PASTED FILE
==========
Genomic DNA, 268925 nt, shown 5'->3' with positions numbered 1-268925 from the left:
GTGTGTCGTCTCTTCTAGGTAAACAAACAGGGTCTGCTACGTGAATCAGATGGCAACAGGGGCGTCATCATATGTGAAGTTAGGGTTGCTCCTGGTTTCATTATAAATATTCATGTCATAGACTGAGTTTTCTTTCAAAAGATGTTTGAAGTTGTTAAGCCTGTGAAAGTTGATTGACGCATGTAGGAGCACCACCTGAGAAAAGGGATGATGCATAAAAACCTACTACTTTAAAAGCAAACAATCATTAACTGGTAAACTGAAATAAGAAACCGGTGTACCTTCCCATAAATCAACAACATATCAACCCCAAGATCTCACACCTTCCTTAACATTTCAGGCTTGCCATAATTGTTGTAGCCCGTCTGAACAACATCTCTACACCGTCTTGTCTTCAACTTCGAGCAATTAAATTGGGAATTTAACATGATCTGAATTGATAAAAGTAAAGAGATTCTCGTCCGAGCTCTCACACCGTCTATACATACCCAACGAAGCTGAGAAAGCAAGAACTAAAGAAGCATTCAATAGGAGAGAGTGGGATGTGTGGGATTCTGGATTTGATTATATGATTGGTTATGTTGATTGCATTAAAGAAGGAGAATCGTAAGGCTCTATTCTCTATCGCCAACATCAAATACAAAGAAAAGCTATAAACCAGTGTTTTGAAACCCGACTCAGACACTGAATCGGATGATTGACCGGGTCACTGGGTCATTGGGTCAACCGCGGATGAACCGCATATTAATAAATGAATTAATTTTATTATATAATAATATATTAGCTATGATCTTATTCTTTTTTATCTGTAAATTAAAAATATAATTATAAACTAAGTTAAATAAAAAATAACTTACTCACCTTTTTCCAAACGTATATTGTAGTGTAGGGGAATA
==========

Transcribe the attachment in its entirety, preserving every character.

Genomic DNA, 268925 nt, shown 5'->3' with positions numbered 1-268925 from the left:
GTGTGTCGTCTCTTCTAGGTAAACAAACAGGGTCTGCTACGTGAATCAGATGGCAACAGGGGCGTCATCATATGTGAAGTTAGGGTTGCTCCTGGTTTCATTATAAATATTCATGTCATAGACTGAGTTTTCTTTCAAAAGATGTTTGAAGTTGTTAAGCCTGTGAAAGTTGATTGACGCATGTAGGAGCACCACCTGAGAAAAGGGATGATGCATAAAAACCTACTACTTTAAAAGCAAACAATCATTAACTGGTAAACTGAAATAAGAAACCGGTGTACCTTCCCATAAATCAACAACATATCAACCCCAAGATCTCACACCTTCCTTAACATTTCAGGCTTGCCATAATTGTTGTAGCCCGTCTGAACAACATCTCTACACCGTCTTGTCTTCAACTTCGAGCAATTAAATTGGGAATTTAACATGATCTGAATTGATAAAAGTAAAGAGATTCTCGTCCGAGCTCTCACACCGTCTATACATACCCAACGAAGCTGAGAAAGCAAGAACTAAAGAAGCATTCAATAGGAGAGAGTGGGATGTGTGGGATTCTGGATTTGATTATATGATTGGTTATGTTGATTGCATTAAAGAAGGAGAATCGTAAGGCTCTATTCTCTATCGCCAACATCAAATACAAAGAAAAGCTATAAACCAGTGTTTTGAAACCCGACTCAGACACTGAATCGGATGATTGACCGGGTCACTGGGTCATTGGGTCAACCGCGGATGAACCGCATATTAATAAATGAATTAATTTTATTATATAATAATATATTAGCTATGATCTTATTCTTTTTTATCTGTAAATTAAAAATATAATTATAAACTAAGTTAAATAAAAAATAACTTACTCACCTTTTTCCAAACGTATATTGTAGTGTAGGGGAATA